‘America Latina’ Review: Italy’s D’Innocenzo Brothers Are Guilty of Empty Posturing in This Pretty, Muddled Puzzle

It’s been a while since Italian cinema has raised a major enfant terrible, but the country’s film industry firmly believes it has a pair in twin brothers Damiano and Fabio D’Innocenzo. Hot off a co-writing credit on Matteo Garrone’s “Dogman,” the duo (billed onscreen as The D’Innocenzo Brothers) made a splash and won a prize at last year’s Berlinale with their sophomore feature, the sleek, bleak, nihilistic suburban nightmare “Bad Tales.” Its themes were pretty well-worn, but its darkly chic styling was arresting enough to ensure plenty of chatter trailing their swiftly delivered third film “America Latina.”

Sadly, the hype is unfulfilled by this minor, tricked-out study of extreme midlife crisis, which shows little advancement in the brothers’ storytelling instincts, while underlining their knack for surly mood-building and elegantly sinister imagery. If anything, its thin, oblique blend of arch character study, dreamlike psychodrama and spindly mystery is less cohesive than “Bad Tales.” “America Latina” may frequently look and sound terrific, but a Ferrari spinning its wheels is spinning its wheels just the same: It’s hard to see much of a hook here for international distributors once the glow of the film’s Venice competition premiere wears off, but the sense that the twins could yet wow us remains.

Lest the film’s perplexing title have you thinking these eminently Italian directors have hopped across the Atlantic, “America Latina” finds the D’Innocenzos returning to “Bad Tales” terrain: the swampy, featureless suburban outskirts of Rome, their home city. Latina, it turns out, is an undistinguished satellite town 40 miles from the capital, and it’s where wealthy dentist Massimo (Elio Germano, returning after “Bad Tales”) has built a life of luxury perched above squalor. Where the “America” comes in is less obvious. Perhaps it refers to the capitalist ideal — the American dream, exported — that Massimo and his beautiful nuclear family appear to embody with a pronounced Italian accent. Perhaps it’s an allusion to the manifold American influences, from pulp noir to David Lynch, on the brothers’ latest. There’s an awful lot of “perhaps” in “America Latina.”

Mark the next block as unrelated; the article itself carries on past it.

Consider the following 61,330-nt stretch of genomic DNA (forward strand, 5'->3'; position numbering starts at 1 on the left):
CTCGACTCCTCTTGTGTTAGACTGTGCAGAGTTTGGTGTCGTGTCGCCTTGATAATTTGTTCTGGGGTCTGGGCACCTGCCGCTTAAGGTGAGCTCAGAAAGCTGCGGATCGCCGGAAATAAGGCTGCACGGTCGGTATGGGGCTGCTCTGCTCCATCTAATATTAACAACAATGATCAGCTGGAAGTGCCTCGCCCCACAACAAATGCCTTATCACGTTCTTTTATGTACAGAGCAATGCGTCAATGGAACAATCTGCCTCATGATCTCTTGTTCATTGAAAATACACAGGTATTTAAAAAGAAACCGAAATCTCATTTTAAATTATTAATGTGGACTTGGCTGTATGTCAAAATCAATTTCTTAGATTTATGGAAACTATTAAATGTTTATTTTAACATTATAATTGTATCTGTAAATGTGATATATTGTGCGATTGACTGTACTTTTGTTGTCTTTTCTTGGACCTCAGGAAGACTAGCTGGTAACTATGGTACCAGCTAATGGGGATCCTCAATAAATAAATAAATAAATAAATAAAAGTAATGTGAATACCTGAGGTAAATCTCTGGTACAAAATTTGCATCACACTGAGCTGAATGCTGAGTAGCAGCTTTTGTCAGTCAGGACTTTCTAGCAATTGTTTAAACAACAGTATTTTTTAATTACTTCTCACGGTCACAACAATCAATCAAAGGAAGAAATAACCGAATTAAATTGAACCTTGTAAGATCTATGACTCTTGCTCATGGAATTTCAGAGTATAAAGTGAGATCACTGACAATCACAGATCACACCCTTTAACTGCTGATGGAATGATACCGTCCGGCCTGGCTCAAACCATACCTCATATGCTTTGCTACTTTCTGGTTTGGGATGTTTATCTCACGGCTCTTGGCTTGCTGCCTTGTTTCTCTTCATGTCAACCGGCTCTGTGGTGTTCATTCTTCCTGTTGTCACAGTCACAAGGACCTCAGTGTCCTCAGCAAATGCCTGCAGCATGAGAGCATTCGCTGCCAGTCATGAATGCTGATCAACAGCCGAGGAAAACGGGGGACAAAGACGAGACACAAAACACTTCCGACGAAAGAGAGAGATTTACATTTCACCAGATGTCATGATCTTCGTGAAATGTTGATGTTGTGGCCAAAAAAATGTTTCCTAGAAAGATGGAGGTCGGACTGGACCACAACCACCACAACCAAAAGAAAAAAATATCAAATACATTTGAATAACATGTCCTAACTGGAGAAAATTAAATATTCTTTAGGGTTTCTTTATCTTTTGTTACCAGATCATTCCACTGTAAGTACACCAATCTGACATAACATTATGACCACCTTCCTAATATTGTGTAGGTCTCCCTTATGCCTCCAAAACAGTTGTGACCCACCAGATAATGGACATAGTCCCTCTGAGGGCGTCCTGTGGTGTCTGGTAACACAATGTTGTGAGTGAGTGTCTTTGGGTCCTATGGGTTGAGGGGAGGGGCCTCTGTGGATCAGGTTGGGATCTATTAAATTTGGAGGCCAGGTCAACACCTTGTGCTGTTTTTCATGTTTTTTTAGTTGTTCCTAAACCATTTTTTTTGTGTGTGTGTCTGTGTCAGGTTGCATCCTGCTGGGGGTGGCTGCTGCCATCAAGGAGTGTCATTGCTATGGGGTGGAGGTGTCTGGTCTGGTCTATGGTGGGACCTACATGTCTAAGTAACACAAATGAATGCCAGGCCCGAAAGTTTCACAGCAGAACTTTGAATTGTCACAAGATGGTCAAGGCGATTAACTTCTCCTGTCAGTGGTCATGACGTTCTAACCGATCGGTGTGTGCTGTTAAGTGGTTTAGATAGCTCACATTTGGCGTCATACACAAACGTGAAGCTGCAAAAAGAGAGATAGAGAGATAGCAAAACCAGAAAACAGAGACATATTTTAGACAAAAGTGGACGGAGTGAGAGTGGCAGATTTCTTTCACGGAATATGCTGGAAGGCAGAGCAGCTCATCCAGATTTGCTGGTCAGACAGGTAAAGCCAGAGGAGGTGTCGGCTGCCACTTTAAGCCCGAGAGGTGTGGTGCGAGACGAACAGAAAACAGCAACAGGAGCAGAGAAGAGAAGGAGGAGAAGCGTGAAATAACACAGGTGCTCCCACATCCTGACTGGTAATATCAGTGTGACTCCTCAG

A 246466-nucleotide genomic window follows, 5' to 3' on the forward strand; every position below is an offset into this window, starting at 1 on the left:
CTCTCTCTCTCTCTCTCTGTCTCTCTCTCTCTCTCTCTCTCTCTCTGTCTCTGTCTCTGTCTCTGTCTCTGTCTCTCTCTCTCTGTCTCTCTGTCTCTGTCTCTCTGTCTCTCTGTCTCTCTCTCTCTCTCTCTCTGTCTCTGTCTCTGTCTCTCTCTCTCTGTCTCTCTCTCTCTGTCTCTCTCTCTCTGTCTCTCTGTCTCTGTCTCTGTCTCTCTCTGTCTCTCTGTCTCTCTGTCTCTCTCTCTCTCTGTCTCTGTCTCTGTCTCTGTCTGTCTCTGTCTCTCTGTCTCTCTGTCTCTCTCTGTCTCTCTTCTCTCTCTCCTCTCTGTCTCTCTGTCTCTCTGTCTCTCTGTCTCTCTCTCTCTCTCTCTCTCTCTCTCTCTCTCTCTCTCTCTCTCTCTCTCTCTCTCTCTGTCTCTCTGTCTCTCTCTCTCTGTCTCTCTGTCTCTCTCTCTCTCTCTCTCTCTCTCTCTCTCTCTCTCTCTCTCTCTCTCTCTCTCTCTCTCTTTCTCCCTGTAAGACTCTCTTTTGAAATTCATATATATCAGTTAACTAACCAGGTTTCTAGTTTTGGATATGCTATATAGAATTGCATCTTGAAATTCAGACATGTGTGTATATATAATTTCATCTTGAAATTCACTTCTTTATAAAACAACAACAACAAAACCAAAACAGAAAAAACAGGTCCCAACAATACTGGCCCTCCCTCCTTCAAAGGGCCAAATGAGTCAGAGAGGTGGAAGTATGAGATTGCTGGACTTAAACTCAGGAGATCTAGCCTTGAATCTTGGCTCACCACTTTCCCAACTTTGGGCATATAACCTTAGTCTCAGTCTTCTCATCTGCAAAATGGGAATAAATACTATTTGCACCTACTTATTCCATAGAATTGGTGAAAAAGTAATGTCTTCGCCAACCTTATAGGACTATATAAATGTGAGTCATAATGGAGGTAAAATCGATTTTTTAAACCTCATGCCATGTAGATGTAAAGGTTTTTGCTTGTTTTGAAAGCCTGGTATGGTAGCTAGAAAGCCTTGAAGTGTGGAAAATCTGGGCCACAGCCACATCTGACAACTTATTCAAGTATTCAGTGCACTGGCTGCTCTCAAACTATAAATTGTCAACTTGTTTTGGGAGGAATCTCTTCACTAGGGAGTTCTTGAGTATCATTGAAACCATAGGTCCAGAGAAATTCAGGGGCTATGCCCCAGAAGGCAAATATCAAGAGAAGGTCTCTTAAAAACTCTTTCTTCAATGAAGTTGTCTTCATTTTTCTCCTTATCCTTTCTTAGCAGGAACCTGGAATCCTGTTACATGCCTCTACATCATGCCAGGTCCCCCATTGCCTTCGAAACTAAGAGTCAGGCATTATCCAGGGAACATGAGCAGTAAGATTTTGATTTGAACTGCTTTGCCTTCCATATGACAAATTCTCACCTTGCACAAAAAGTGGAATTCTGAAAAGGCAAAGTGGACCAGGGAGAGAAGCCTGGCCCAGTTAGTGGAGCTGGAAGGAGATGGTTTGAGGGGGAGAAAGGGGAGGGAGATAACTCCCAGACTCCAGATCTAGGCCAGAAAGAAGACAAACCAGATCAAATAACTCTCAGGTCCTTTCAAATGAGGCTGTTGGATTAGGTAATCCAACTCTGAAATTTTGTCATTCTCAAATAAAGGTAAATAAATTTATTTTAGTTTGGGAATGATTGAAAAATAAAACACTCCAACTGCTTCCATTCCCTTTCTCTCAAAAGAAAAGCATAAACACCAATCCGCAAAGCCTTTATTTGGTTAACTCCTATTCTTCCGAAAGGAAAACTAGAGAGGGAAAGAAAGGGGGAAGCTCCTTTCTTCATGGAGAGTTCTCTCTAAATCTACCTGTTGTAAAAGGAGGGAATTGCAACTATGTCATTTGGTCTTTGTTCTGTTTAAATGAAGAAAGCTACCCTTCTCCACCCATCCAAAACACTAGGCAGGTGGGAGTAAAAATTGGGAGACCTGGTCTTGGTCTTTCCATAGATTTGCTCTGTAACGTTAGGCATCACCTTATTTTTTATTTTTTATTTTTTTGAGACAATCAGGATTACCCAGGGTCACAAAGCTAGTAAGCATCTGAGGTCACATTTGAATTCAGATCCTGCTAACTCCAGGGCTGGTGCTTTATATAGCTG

If Latina seems an uninviting setting, a series of gliding car-view shots over the opening credits eventually prove the worth of Massimo’s decision to settle there. A pretzel of scabby highways and exits finally curves into the long driveway of his rather magnificent house: an angular modernist beauty, all floating curves and sun-bleached terrazzo, that nonetheless has a telling air of decay to it. The external walls are cracked and weather-marked; the small, fin-shaped swimming pool has turned a citrusy green. Nevertheless, Massimo appears to live a comfortable life there with his servile wife Alessandra (Astrid Casali) and their two daughters (Carlotta Gamba and Federica Pala), both mini-mes of their mother, clad like her in identical pale, fluttery dresses.

If “The Shining” comes fleetingly to mind, that’s probably no accident. For Massimo’s serenely bourgeois, if somewhat creepy, domestic idyll is soon shattered by an unwelcome discovery in the cellar — a young, unidentified girl (Sara Ciocca), gagged, beaten and bound to a pillar, who issues a feral, ceaseless scream when he undoes her gag. Massimo neither frees her nor notifies anyone — even his family — of her presence as he attempts to figure out how she got there. His genial relationship with local drinking buddy Simone (Maurizio Lastrico) takes a sour, wary turn, though his suspicions should probably turn inward, as “America Latina” drifts into vague reality-versus-delusion limbo: This is the kind of film where the protagonist does a Google search for “hallucinations,” just in case we weren’t sure.

The more blurry ambiguity the film builds around questions of what happened to who, why and when, the less interested we become in specific answers, since they all plainly fall under the broader thematic pull of Massimo’s midlife ennui. Despite Germano’s clenched, committed performance, Massimo never emerges as a particularly compelling character. Rather, he’s a handsomely sculpted symbol of all the social ills that “America Latina” only glancingly addresses in the first place.

There’s little about the film that isn’t handsomely sculpted, as it happens, from the splintery editing to the needling score by Italian rock band Verdena, with its occasional swarms of bristling static. Photographers before they were filmmakers, the D’Innocenzos and cinematographer Paolo Carnera know their way around making an image that stops you in your tracks, even if it stops the film in its tracks too: One lovingly extended shot of Massimo in the shower at night, water somehow whooshing sideways and turning near-fluorescent, makes you pause first over its beauty, and then over what it might remotely be suggesting — beyond, well, that very beauty again.

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